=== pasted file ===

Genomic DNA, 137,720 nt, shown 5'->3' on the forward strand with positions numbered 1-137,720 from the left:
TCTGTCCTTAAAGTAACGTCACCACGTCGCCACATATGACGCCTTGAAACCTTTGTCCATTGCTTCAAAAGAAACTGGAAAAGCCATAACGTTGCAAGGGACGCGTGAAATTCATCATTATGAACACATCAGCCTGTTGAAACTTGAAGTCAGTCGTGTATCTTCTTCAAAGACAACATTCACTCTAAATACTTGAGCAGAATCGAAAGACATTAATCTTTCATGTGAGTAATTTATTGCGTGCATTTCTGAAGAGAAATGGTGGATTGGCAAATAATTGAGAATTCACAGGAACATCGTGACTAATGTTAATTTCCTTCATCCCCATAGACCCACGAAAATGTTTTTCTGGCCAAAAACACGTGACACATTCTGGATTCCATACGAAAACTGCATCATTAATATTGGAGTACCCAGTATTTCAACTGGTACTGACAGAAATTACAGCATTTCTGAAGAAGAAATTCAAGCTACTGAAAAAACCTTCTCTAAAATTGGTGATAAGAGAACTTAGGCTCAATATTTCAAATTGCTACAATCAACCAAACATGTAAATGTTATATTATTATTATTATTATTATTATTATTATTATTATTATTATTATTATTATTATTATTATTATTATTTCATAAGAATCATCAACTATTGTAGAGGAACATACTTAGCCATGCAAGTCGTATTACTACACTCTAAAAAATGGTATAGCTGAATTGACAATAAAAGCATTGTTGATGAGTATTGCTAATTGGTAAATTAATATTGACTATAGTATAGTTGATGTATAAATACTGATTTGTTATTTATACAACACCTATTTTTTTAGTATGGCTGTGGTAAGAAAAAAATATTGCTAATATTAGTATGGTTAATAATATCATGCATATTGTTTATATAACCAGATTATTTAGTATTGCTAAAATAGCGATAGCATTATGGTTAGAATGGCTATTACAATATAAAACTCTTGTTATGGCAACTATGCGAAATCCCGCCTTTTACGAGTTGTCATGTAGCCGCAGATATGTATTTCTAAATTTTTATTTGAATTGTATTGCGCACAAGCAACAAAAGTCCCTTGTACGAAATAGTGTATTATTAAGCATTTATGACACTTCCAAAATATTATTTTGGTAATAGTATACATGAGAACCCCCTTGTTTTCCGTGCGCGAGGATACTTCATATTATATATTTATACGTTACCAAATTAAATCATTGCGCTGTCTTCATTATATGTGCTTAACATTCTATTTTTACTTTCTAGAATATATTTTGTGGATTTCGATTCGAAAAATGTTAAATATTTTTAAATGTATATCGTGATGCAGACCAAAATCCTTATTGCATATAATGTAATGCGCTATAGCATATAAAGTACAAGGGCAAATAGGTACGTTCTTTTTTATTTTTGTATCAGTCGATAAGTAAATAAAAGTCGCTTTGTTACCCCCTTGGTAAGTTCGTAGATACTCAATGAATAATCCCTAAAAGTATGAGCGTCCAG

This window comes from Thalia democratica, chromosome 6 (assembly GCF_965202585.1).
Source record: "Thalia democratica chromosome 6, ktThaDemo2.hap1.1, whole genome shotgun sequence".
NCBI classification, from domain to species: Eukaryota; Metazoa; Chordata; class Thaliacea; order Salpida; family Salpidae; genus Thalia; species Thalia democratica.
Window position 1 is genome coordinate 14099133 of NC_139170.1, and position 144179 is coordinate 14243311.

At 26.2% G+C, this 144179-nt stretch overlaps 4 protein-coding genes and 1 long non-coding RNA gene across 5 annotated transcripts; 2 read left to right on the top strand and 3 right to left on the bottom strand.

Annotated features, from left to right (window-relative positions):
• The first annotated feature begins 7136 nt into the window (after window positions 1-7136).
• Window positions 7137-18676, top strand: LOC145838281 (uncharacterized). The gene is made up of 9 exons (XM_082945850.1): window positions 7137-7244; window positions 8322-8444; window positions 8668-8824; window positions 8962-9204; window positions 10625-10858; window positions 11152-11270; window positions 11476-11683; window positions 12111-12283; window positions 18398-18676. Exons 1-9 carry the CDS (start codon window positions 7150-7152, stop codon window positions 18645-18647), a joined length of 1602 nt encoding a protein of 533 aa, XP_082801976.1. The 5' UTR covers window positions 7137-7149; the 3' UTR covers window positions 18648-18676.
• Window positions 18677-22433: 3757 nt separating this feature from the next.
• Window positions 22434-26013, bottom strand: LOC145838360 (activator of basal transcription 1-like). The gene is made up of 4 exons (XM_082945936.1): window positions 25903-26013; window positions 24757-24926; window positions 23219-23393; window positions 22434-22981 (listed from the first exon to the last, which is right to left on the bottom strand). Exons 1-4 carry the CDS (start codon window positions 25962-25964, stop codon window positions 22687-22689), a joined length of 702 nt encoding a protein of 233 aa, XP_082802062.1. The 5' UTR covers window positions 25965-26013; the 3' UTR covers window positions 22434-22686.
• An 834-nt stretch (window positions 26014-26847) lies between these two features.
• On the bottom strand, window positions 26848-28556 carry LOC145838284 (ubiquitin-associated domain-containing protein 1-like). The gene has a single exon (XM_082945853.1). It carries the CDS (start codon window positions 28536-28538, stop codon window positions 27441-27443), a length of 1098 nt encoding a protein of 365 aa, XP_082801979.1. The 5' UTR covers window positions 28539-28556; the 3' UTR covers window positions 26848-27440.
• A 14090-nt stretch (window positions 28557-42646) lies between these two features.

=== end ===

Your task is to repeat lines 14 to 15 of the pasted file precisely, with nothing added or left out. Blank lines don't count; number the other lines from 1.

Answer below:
• On the bottom strand, window positions 26848-28556 carry LOC145838284 (ubiquitin-associated domain-containing protein 1-like). The gene has a single exon (XM_082945853.1). It carries the CDS (start codon window positions 28536-28538, stop codon window positions 27441-27443), a length of 1098 nt encoding a protein of 365 aa, XP_082801979.1. The 5' UTR covers window positions 28539-28556; the 3' UTR covers window positions 26848-27440.
• A 14090-nt stretch (window positions 28557-42646) lies between these two features.